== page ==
Michael Watts took two decades to make the 20-mile trip from suburban Hingham to tenure at MIT. 
    Read more 
    MIT Sandbox Invites 11,000 Students to Innovate
    Offering funding up to $25,000, mentoring, and tailored educational experiences the program will open up new pathways for student entrepreneurs and innovators.  Read more 
    Clearing the Way for Floquet
    Team led by MIT Associate Professor of Physics Nuh Gedik demonstrates pure Floquet-Bloch states in the solid topological insulator bismuth selenide.
    Read more 
    Upcoming Events
      
    Teaching Polymers the Meaning of Life and Nanographene Quantum Confinement
    Prof. Felix R. Fischer, UC-Berkeley, Wed., Feb. 3, 2016, 3:30-4:45 pm, MIT 56-114 

    MITei Seminar: Making Good Energy Choices: The Role of Energy Systems Analysis, Prof. Sally Benson, Stanford Univ., Tues., Feb. 9, 2016, 4:45-6 p.m. (Registration required.) MIT 4-270 

    Cambridge Science Festival, Cambridge, MA, April 15-24, 2016 
     
    MIT Glass Lab 2016 Mother's Day Sale Mon., May 9, 10am-8pm, Tues., May 10, 10am-5pm MIT Lobby 10 
     
    TechConnect World Innovation Conference and Expo, May 22-25, 2016
     
    MIT Commencement 2016 Ceremonies: Investiture of Doctoral Hoods: 11 am, Thurs., June 2;  Commencement: 10 am, Fri., June 3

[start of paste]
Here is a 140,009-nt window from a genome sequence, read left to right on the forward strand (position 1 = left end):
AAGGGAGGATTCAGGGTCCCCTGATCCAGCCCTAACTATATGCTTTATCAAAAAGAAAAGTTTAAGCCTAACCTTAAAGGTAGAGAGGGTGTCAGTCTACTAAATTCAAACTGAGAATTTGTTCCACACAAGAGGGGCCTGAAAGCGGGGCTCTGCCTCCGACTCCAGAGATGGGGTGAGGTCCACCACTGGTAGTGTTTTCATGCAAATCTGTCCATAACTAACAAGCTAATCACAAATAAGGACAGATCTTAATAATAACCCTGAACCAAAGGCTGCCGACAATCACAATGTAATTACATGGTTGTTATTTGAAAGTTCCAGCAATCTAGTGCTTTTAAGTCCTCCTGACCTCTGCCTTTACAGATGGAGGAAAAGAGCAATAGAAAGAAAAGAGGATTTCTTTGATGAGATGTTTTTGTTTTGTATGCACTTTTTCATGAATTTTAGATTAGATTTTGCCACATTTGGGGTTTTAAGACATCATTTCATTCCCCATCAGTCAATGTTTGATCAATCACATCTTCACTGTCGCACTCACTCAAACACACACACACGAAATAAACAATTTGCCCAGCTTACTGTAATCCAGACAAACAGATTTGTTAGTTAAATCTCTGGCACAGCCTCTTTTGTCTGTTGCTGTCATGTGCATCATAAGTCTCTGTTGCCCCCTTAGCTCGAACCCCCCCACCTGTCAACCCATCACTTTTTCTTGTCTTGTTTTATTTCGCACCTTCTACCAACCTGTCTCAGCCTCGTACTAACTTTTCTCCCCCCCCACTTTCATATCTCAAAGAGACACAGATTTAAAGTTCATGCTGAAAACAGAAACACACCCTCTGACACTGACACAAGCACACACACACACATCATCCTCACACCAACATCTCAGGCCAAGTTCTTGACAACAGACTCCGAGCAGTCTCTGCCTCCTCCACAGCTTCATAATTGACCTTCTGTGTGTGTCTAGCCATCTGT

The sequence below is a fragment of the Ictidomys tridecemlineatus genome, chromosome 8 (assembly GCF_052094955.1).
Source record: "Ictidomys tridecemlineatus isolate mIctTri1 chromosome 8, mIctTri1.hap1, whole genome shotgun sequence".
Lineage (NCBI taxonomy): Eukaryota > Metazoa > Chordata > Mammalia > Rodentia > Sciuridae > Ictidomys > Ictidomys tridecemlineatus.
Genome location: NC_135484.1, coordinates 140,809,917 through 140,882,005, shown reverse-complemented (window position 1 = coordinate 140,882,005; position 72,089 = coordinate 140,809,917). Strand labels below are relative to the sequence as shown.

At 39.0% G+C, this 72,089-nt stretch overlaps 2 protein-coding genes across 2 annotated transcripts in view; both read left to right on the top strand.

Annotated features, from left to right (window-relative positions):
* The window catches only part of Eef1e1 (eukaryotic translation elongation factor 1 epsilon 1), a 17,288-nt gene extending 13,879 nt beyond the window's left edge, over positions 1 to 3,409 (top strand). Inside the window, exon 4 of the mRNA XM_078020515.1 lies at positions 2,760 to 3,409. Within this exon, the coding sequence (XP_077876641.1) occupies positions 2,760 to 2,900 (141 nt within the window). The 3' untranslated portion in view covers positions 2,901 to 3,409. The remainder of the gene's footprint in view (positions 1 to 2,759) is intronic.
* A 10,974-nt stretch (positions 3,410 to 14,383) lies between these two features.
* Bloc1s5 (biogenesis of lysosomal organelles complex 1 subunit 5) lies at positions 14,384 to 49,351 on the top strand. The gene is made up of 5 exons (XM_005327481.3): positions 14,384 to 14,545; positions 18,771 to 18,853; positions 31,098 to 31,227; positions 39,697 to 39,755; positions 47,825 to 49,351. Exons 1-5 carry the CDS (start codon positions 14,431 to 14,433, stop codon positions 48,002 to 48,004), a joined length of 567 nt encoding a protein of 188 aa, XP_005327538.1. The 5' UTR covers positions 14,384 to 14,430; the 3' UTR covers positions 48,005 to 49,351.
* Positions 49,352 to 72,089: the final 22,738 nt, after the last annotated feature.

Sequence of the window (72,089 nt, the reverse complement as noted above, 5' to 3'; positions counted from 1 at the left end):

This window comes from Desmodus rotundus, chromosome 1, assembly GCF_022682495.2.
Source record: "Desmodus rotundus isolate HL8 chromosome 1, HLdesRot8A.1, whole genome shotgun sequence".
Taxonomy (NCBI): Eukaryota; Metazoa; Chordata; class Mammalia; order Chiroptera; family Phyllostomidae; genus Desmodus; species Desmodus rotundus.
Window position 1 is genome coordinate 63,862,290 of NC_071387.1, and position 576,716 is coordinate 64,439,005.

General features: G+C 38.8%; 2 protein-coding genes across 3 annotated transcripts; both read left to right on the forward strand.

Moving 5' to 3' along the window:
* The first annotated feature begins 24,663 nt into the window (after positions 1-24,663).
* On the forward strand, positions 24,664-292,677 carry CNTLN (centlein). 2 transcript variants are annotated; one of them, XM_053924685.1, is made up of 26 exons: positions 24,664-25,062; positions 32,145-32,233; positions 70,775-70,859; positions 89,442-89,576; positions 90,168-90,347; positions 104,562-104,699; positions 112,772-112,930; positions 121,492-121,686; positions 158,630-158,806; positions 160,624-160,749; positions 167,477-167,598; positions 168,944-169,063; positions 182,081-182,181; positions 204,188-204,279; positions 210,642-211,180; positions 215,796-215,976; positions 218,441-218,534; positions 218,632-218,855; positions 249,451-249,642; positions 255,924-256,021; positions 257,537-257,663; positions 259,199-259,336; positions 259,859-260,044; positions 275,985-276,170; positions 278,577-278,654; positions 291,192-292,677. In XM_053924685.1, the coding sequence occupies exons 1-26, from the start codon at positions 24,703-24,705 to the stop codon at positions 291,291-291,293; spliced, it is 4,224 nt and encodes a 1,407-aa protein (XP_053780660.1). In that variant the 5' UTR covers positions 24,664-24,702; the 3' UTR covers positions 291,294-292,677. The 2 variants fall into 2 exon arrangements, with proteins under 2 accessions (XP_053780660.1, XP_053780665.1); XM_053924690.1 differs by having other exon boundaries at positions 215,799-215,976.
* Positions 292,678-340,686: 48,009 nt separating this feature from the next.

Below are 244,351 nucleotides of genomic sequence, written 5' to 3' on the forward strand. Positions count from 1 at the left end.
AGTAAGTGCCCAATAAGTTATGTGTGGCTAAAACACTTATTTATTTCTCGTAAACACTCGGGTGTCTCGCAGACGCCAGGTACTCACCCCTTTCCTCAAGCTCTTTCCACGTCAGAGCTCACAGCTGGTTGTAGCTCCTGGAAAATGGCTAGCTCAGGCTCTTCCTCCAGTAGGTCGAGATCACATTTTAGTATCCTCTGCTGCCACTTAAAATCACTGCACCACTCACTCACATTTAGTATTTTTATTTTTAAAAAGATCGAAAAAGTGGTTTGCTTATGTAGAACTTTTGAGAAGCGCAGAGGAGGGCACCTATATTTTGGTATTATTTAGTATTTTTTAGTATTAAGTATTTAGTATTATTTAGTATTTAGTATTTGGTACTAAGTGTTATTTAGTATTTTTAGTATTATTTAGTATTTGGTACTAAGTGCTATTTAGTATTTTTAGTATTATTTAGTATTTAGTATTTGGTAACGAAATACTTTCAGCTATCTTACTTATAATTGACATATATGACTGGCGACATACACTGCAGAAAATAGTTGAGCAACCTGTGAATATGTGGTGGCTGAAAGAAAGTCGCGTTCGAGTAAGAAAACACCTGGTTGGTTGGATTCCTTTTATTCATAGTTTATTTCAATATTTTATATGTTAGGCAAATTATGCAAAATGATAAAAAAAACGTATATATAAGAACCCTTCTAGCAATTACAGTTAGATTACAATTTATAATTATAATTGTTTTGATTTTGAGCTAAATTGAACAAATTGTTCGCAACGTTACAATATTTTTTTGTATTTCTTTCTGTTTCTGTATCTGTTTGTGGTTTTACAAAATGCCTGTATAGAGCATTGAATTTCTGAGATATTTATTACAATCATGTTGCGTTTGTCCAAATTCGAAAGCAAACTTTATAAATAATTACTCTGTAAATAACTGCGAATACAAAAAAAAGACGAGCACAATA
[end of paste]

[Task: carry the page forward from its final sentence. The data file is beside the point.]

CLEO: 2016, June 5-10, 2016, Convention Center, San Jose, CA
     
    SPIE Optics + Photonics, Aug. 28 - Sept. 1, 2016, Convention Center, San Diego, CA 
    Join the MPC Collegium
    QR code for collegium webpage
    • Facilitation of on-campus meetings
    • Access to Collegium member-only briefing materials
    • Representation on the MPC External Advisory Board
    • Facilitation of customized student internships
    • Medium and long-term on-campus corporate staff visits
    For more information contact Mark Beals at 617-253-2129 or mbeals@mit.edu
    About MPC

    The goals of the Materials Processing Center are to unite the materials research community at MIT and to enhance Institute-industry interactions. Collaboration on research ventures, technology transfer, continuing education of industry personnel, and communication among industrial and governmental entities are our priorities. The MPC 
    Industry Collegium is a major vehicle for this collaboration. The MPC sponsors seminars and workshops, as well as a summer internship for talented undergraduates from universities across the U.S. We encourage interdisciplinary research collaborations and provide funds management assistance to faculty.